Can anyone help me remember my pick for C-USA Pitcher of the Year? Thanks in advance.
In many ways this week was a microcosm of the Owls' 2010 season. The offense was otherwordly in two games (Houston, Marshall) and alternated between good and bad in two others (East Carolina, Southern Miss). The Owls' two-out hitting in the fifth inning on Saturday night was precisely what you wanted to see, but there were times when first-pitch swinging left you scratching your head. The OG has spoken repeatedly about batters having a plan before stepping to the plate, and on Saturday - like Wednesday - some Owls did, some didn't.
It's too easy to chastise the Owls for their failure to touch Southern Miss Sr. RHP Scott Copeland, for as The OG put it, plenty of teams have had struggles against Copeland.
"Two-days rest - guys used to do that all the time," The OG said of Copeland, who threw 106 pitches and eight shutout innings at Memphis on Wednesday before throwing 64 more in blanking the Owls in his first relief 2010 appearance. "I'd be surprised if he hadn't been good.
"He's 11-0 - a lot of folks have trouble with him. To beat him you really need about five lefthanded hitters to tell you the truth. He'll still pitch well, but you've got a much better shot if you've got a lefthanded-dominant (lineup) because his ball sinks into the righthanded hitters hard."
The fact is the Owls executed well against a quality righthander - Todd McInnis. Ten hits in 4-plus innings against a staff ace is sufficient, and if not for a couple of unfortunate bounces (the Mozingo automatic double and the Comerota 5-4-3 inning-ending double play) the Owls would have scored a lot more than four runs against McInnis. It's a capricious game at times.
So, let's not micromanage. As the Owls prepare to hit the road for the NCAA Tournament, let's reexamine what went right and what went wrong these past four days at Cougar Field:
The batting order. Granted, the Owls won't witness pitching as poor as they faced against East Carolina, UH and Marshall, but this lineup has proven that it can have success against quality pitchers. Even with a couple of wayward at-bats against the Golden Eagles, this lineup should feel confident that it can rake against most any staff come the NCAA Tournament. Perhaps the Owls can be exploited by another righthander with sinking stuff, but it's highly doubtful that another pitcher will no-hit them for four-plus innings like Copeland did Saturday.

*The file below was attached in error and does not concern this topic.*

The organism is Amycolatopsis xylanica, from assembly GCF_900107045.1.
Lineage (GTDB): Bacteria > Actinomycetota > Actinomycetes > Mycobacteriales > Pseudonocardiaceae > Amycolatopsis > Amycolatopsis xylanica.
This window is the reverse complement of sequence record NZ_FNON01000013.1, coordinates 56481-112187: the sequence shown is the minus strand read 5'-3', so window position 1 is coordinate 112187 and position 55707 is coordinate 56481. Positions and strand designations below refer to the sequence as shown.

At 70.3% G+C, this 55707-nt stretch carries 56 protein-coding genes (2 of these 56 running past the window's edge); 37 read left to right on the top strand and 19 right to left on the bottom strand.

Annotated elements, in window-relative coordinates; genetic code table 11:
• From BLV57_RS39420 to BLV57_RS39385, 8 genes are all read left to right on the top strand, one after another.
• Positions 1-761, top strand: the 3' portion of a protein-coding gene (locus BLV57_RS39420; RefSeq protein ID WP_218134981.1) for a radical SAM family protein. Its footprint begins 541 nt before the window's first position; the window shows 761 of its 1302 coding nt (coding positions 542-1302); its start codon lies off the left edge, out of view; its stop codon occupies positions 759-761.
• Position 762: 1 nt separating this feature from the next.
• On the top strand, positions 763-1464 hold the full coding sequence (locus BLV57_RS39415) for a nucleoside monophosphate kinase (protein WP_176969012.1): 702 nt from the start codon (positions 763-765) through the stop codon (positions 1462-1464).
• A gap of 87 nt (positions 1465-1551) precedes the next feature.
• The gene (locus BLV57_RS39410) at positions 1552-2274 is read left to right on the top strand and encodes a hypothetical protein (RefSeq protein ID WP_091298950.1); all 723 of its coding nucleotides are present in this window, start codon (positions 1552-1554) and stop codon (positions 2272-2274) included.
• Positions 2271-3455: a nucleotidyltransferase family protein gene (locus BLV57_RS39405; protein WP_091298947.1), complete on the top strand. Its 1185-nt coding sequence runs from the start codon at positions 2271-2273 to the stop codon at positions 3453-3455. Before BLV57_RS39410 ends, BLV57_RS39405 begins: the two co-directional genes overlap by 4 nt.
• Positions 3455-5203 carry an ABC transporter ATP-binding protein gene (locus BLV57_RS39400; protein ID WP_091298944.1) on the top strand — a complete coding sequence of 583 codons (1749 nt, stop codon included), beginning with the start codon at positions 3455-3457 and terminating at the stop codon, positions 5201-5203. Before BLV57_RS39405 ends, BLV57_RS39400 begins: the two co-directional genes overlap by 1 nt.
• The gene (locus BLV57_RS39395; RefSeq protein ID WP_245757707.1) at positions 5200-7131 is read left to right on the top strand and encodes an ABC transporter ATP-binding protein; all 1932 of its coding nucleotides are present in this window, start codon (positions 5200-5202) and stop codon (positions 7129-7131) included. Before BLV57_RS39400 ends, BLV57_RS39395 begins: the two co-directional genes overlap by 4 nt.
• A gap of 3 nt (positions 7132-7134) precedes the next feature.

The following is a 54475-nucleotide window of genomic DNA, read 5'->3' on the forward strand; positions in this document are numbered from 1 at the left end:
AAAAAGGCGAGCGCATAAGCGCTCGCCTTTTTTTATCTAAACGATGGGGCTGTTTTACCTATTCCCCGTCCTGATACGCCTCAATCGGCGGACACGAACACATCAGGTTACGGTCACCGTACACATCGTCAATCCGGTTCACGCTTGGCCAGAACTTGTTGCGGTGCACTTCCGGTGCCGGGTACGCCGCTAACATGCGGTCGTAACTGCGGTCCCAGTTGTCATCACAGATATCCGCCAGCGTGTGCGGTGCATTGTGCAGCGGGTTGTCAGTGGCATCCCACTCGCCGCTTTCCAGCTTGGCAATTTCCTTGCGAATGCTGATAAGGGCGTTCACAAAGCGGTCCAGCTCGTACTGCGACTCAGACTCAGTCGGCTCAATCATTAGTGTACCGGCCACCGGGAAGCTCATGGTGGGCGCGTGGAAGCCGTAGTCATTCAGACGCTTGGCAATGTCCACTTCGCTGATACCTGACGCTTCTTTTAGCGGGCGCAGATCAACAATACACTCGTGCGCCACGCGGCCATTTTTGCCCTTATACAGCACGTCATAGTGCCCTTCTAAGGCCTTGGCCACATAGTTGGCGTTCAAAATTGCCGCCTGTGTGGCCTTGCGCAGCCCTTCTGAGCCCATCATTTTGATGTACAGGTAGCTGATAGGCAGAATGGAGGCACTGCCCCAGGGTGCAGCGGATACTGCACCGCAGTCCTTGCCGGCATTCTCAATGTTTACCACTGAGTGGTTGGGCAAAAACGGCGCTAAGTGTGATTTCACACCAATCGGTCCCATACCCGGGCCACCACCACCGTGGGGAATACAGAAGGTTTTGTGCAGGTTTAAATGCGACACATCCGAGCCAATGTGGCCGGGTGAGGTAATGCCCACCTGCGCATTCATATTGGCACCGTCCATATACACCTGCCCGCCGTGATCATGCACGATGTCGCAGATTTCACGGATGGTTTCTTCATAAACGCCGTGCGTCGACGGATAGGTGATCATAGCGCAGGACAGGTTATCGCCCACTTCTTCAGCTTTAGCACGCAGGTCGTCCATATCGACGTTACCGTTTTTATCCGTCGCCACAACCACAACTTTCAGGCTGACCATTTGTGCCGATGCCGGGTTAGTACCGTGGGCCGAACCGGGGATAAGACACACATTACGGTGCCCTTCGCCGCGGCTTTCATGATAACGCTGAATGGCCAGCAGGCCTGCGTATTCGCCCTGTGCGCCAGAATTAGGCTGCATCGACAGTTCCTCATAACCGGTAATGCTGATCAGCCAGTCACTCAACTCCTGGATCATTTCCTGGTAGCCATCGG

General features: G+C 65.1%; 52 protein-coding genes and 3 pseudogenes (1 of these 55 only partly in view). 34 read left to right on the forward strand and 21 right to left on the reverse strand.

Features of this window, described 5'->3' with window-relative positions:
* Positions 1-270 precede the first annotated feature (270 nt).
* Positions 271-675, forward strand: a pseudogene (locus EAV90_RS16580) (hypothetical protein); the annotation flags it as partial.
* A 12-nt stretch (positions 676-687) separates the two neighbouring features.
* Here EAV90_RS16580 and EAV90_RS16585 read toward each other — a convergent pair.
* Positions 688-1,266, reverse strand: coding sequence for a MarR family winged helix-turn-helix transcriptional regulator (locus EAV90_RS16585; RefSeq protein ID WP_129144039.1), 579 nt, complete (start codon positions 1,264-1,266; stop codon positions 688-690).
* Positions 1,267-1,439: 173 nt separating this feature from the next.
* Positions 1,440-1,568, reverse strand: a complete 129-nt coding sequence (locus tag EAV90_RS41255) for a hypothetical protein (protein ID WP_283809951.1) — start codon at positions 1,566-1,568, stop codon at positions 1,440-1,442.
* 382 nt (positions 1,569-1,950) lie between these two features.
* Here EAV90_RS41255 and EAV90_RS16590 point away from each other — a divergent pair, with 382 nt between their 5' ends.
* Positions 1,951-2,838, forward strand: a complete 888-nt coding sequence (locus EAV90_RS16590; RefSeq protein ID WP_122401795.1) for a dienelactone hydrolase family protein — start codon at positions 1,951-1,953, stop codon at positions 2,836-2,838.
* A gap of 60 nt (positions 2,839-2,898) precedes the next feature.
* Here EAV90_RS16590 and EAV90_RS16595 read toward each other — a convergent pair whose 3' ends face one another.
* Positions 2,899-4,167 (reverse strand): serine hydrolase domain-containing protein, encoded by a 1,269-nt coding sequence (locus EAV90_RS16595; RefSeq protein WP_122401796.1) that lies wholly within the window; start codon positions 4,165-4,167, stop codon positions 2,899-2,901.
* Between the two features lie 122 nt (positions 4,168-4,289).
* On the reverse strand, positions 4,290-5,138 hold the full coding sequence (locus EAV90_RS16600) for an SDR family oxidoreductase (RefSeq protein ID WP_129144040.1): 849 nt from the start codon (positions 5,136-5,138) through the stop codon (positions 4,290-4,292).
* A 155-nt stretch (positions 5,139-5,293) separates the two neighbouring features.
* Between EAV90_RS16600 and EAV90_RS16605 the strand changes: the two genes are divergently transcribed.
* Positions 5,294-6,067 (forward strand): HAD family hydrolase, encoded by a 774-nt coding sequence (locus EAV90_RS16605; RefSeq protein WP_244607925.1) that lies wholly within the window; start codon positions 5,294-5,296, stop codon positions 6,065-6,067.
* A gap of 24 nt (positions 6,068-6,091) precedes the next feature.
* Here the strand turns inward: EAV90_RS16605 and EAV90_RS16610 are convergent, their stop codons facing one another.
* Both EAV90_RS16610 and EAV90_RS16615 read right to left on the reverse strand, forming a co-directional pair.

The bullpen. Abel Gonzales isn't the first pitcher Southern Miss shortstop B.A. Vollmuth has taken yard, so that's nothing to really sweat. And while it would have been nice had J.T. Chargois not caught so much of the plate on that 0-2 pitch to Taylor Walker, all told the Owls' pen excelled this week: 12 IP, 7 H, 3 R, 2 ER, 2 BB, 10 K. Tip 'o' the cap to all six pitchers.
Jared Rogers. The OG said he continues to get better and better, and after Rogers twirled a five-hit shutout with a career-high eight strikeouts at Marshall, it's easy to take The OG at his word. If So. LHP Taylor Wall pitches like an ace next weekend, the Owls can comfortably state that they have three quality starters. If they can avoid the loser's bracket, they're good.
Jeremy Rathjen's mojo. Since boosting his average to a season-high .360 at UCF on April 17, Rathjen has lost 46 points on said average. He knocked in 42 runs in his first 31 games but has just 23 RBIs in the 22 games since. He has eight multi-RBI games during his slump, but he also has six hitless games. With Jr. SS Rick Hague on fire ahead of him and Anthony Rendon and Diego Seastrunk excelling in the two spots immediately behind, Rathjen is starting to draw the attention of opposing staffs. It was clear that Southern Miss pitched around Hague with two outs in the second in order to get to Rathjen, even to load the bases. The OG discussed dropping Rathjen down in the order recently but decided against it. He might need to reconsider that decision, at least until Rathjen gets his dangerous swing back.
The defense. Just when you want to believe that it's airtight, a booted double-play grounder here and a misplayed line drive there leave you thinking otherwise. The Owls are hitting the road for a regional due in large part to several dropped fly balls, and given the critical timing of the Owls' errors, it's difficult to feel overly comfortable with their defensive play in tight spots.
Consistency. The Owls just haven't shown it, even riding that proverbial roller coaster during games. That they can be so hot and cold at the plate and on the mound makes you wonder if they are even capable of the type of run necessary to reach Omaha without playing at home.
On Monday we'll all find out where the Owls will play next weekend. Feel free to post your predictions in this space, for several locales (Austin, Fort Worth, Norman) seem quite viable.